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Uttarakhand tragedy: Why the met dept's 'warnings' were ignored

When a person says something to someone, it doesn't mean that he has successfully communicated his idea, opinion or suggestion to the other person. The process is complete only when the person communicated to, receives, assimilates and understands the message entirely. This is basic to life or else, it is equivalent to not having said anything at all.

This tenet has to be understood by the Indian Meteorological Department which puts out its forecasts and measurements as routinely and unfailingly as the news bulletins. However, it is quite likely that a greater number of people who read those forecasts fail to grasp their meaning.

To people like us, “heavy rain” rain could mean just that, some undefinable but inconvenient precipitation.  The fact is though the met continuously informs us about weather conditions, more often than not, we fail to understand its inconvenience.  Trying to understand the met department's forecast is like trying to figure out what a doctor has scrawled on a prescription in illegible handwriting.

Rescue operations at Uttarakhand. AFP.

Rescue operations at Uttarakhand. AFP.

While that doesn't imply that the Uttarakhand government is not responsible for the tragedy, the bureaucrats might have well dismissed the met department's 'warnings' because they made no sense to them. The met department claimed to have issued several warnings - of “heavy rain” on June 15 and “very heavy rains” on June 17. “Heavy” and “very heavy” does not sound ominous enough.

That fact that the administration played down the warnings, as reported by The Times of India, confirms the fact that nobody except the met department officials themselves understood the gravity of the situation. TOI quotes the Chief Secretary, Subhash Kumar as saying: “These (alerts) happen (sic) every year, forecasting heavy rains. They say this every year but do not point out (to the likely) the intensity”.

Uttarakhand Chief Minister, Vijay Bahuguna had said soon after the tragedy struck that it was a “Himalayan tsunami”, coining a new expression more expressive than the Met’s terminology. Devoid of jargon, he conveyed a lot more.

Subodh Kumar couldn’t be more wrong. The ‘heavy rain” the Met was talking about is actually a precipitation of between 64.5 mm to 124.4 mm in 24 hours. The “very heavy” rain meant more than that but up to 224.4 mm. What happened in Uttarakhand was that it rained that much in a time span a lot less than 24 hours. Hence, the flood and the subsequent devastation occurred.

Mumbai had seen 944 mm rainfall in 24 hours on July 25, 2005, much more than what Uttarkhand experienced. The nearly decade-old tragedy’s memory is still fresh in our memories, much like how Uttarakhand will be in times to come. Anything beyond 224.4 mm is “extremely heavy” rain, according to met terminology. There is another, “exceptionally heavy” rainfall, when the value of the day’s fall is near to what was recorded in a month or a season.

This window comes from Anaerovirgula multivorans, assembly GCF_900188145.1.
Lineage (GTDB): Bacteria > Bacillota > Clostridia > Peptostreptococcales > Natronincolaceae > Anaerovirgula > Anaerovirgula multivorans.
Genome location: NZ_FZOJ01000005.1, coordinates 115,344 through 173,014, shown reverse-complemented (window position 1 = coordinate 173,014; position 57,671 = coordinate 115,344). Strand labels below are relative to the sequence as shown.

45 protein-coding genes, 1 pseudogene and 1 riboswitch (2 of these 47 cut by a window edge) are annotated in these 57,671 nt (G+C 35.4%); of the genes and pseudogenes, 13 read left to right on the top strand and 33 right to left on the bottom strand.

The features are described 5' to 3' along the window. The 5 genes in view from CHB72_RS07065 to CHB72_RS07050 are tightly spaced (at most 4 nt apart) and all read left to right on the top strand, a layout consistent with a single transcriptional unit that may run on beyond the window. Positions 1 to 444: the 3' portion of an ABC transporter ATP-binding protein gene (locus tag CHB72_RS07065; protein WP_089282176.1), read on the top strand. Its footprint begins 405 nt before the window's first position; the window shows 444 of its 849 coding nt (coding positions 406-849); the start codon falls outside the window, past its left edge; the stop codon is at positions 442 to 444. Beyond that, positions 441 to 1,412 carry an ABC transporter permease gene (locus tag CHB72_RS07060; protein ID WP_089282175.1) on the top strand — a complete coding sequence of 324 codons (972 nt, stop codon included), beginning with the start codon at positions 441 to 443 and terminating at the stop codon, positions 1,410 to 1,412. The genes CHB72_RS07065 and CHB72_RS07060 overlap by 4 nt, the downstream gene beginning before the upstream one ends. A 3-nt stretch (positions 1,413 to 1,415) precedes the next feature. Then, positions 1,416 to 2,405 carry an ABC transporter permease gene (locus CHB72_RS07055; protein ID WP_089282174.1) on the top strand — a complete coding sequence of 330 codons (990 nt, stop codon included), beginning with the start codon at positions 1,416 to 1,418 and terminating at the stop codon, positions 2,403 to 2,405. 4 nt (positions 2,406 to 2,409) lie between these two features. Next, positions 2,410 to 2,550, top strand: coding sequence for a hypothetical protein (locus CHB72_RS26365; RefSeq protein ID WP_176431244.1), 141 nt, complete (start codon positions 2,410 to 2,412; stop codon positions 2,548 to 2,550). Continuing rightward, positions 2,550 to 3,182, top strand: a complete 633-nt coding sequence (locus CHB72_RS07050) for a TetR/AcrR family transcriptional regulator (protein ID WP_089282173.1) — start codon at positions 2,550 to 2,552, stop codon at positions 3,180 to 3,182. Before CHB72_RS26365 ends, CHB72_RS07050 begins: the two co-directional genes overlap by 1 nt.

So, clearly the met department's jargon is of little help to a country like India which both looks forward to the monsoon and worries about its ferocity.

Heavy rain can affect agriculture in our country and hence cause damage to our agrarian economy.

What compounds the problem is the fact that not only does the met department not bother to issue coherent forecasts, it also doesn't offer suggestions to the other government departments as to what they can do to brace for a natural catastrophe like what happened in Uttarakhand. It has never happened that the met has made an effort to effectively communicate the possibility of a natural calamity and the other departments have taken measures like planning rescue operations in advance. Had there been coordination between the departments, evacuations, providing relief and medical aid could have been done so much more efficiently.

Here, a special advisory on June 15 warned that the Char Dham pilgrims should postpone their pilgrimage by four days, which in this case, would have meant much lower casualties but the other devastation may not have been avoided. The Met had also said on June 16 that pilgrims should “get back to safer places” because of “heavy rain” likely in the next day and-a-half.

The glitch here is that the pilgrims, trekking and and travelling in cars or on mules and palanquins, would not have had access to these warnings. It was the administration’s responsibility to have stemmed the flow of the pilgrims into the evidently risky areas with limited facilities. This obligation was unmet. This failing amounts to criminal negligence.

However, the Indian Meteorological Department may be well-advised to revise its output’s language and explain the terminology to the public and more importantly, sensitise the administrators across the country about the importance of their bulletins. For example, the babus could start with reading this glossary available on the met's website.  

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